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Summer is usually a slow time of the year due to vacations, beautiful weather, and backyard barbeques. But for the HLS community, this summer has started off hot.
At the 2015 Design Automation Conference, there was a lot going on with high-level synthesis, both at the Cadence booth and elsewhere. But first, I must say, it was a lot of fun talking to so many people, including current and future users of HLS, and even a few “future users who just don’t know it yet.”
Speaking frankly, last year was a whirlwind for me at DAC, as I was still absorbing what it meant to work for Cadence instead of Forte. This year, with my feet under me, it was actually a lot of fun.
In a Cadence DAC Theater presentation titled, “High-Level Synthesis: A Winning Technology,” Masato Tatsuoka of Socionext detailed how they used HLS to be first to market with a 4K/p60 HEVC video encoder chip. They detailed their use of TLM interface IP, architectural exploration, and a physically-aware HLS flow to achieve first silicon success. This was a very cool and innovative application of HLS, but instead of taking my word for it, check out a video of the presentation yourself.
Tatsuoka-san also presented their paper, “Physically Aware High Level Synthesis Design Flow,” in DAC Paper Session 65, “From Algorithms to Bits,” chaired by Cadence’s own Alex Kondratyev and co-chaired by Frederic Doucet of Qualcomm.
We were also lucky enough to have Marleen Boonen and Dejan Đumić from Methods2Business in the Cadence booth presenting a session titled, “Leveraging a SystemC-Based Design Flow to Realize ULP 802.11ah Wi-Fi™ Hardware and Software IP.” They implemented a comprehensive methodology encompassing hardware, software, and architecture selection and optimization. Again, very innovative. Very cool.
But as I said, not all of the hubbub about HLS at DAC was in the Cadence booth, nor in paper sessions we chaired. For example, Designer and IP Track Poster 31.33 had Elad Litman from Intel presenting, “HLS Soft-IP: The New Standard in Soft-IP Creation.” He quantified the productivity and QoR advantages that Intel has experienced on several different projects, concluding that, “Full-HLS flows show to be especially valuable to repurpose IP for different performance and PPA skews.” In short, using HLS makes the IP you design more valuable. A recurring theme of the summer so far.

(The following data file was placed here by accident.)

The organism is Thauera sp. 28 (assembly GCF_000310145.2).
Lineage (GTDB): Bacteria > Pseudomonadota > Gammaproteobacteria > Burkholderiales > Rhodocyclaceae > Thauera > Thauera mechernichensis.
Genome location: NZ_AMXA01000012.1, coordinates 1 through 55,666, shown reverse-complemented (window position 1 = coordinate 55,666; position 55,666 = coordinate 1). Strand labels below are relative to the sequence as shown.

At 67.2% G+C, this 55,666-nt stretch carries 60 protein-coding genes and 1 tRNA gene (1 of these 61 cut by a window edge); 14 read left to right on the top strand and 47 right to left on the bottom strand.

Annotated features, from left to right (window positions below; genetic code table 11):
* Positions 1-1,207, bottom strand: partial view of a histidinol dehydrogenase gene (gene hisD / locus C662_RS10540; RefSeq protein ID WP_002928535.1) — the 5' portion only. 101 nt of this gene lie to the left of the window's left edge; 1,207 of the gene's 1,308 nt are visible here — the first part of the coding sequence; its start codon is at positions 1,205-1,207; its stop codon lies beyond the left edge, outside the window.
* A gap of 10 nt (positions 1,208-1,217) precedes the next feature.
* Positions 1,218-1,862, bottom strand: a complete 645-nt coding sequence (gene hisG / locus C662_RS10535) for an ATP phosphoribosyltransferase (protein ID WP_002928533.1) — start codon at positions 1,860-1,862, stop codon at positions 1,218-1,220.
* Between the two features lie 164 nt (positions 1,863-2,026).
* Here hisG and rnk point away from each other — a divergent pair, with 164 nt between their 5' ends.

A few weeks later, at SystemC Japan 2015, there was another flurry of high-level synthesis activity. Fujitsu Laboratories Limited explained their HLS methodology resulting in a 30% man-hour reduction for development of H.265 IP that was more flexible and extensible than RTL-based IP.
KYOCERA Document Solutions, Inc., long time HLS users, explained how they used they extended their SystemC methodology to architectural exploration by using the object-oriented features of C++. Makes sense…after all, SystemC is just a C++ class library, so you get those benefits, too.
Ricoh Co., Ltd, talked about their experiences in the differences between software and hardware designers, leading to better and more efficient cooperation between them in a hardware flow that starts with a software language (again, SystemC is C++).
Finally, there was a spirited panel discussion titled, “Is SystemC IP really necessary?” with panelists from Adapt-IP, Inc., Socionext, Sony, and Toshiba Information Systems discussing if, when, and how SystemC IP should be created, used, distributed, and licensed. That is very similar to the Intel poster at DAC, but from more of a business end than technical.
And then somewhere in between the haze and thunderstorms of a hot Pittsburgh summer, Brian Bailey and I had a chance to talk about HLS from a pragmatic point of view, discussing some of the ways industrial HLS has overcome the technical difficulties Professor Brewer from UC Santa Barbara had enumerated at the ESLSyn conference.
Brian has a very down-to-earth approach, which is reflected in his conclusion. “At the end of the day, the users have spoken and most of the top semiconductor companies are using HLS. They pushed the EDA vendors into the C, C++, SystemC camp, and they are using HLS to create chips that are making them money. They may not be optimal, but they are probably more optimal than they would have been if an engineer had designed it without help from the tools.”
And that’s proven to be exactly right, with a litany of semiconductor companies like the ones above joining the chorus that HLS helps them create more valuable IP.
One final comment… I mentioned earlier about the whirlwind transition from startup to big company. If anyone out there is thinking about a similar change, here’s one piece of advice for you. Go to a company that is a Great Place to Work! If not, your mileage may vary.